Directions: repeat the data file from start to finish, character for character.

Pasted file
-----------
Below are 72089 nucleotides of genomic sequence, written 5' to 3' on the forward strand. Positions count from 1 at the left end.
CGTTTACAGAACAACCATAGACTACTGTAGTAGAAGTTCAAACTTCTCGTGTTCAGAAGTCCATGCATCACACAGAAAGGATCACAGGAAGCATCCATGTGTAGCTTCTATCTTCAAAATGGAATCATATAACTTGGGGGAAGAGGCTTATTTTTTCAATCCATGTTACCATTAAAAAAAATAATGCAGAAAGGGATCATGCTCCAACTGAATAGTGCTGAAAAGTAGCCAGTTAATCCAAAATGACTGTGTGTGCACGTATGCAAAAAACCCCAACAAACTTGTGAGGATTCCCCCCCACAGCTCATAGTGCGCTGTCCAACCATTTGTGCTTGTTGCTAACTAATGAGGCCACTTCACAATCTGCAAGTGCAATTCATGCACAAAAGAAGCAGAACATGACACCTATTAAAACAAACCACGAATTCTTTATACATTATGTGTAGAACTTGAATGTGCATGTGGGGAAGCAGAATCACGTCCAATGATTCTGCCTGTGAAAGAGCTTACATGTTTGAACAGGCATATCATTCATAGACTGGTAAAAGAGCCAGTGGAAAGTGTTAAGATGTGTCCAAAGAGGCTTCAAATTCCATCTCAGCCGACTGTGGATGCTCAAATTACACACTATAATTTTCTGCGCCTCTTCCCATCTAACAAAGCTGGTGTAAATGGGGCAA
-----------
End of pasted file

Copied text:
Below are 72089 nucleotides of genomic sequence, written 5' to 3' on the forward strand. Positions count from 1 at the left end.
CGTTTACAGAACAACCATAGACTACTGTAGTAGAAGTTCAAACTTCTCGTGTTCAGAAGTCCATGCATCACACAGAAAGGATCACAGGAAGCATCCATGTGTAGCTTCTATCTTCAAAATGGAATCATATAACTTGGGGGAAGAGGCTTATTTTTTCAATCCATGTTACCATTAAAAAAAATAATGCAGAAAGGGATCATGCTCCAACTGAATAGTGCTGAAAAGTAGCCAGTTAATCCAAAATGACTGTGTGTGCACGTATGCAAAAAACCCCAACAAACTTGTGAGGATTCCCCCCCACAGCTCATAGTGCGCTGTCCAACCATTTGTGCTTGTTGCTAACTAATGAGGCCACTTCACAATCTGCAAGTGCAATTCATGCACAAAAGAAGCAGAACATGACACCTATTAAAACAAACCACGAATTCTTTATACATTATGTGTAGAACTTGAATGTGCATGTGGGGAAGCAGAATCACGTCCAATGATTCTGCCTGTGAAAGAGCTTACATGTTTGAACAGGCATATCATTCATAGACTGGTAAAAGAGCCAGTGGAAAGTGTTAAGATGTGTCCAAAGAGGCTTCAAATTCCATCTCAGCCGACTGTGGATGCTCAAATTACACACTATAATTTTCTGCGCCTCTTCCCATCTAACAAAGCTGGTGTAAATGGGGCAA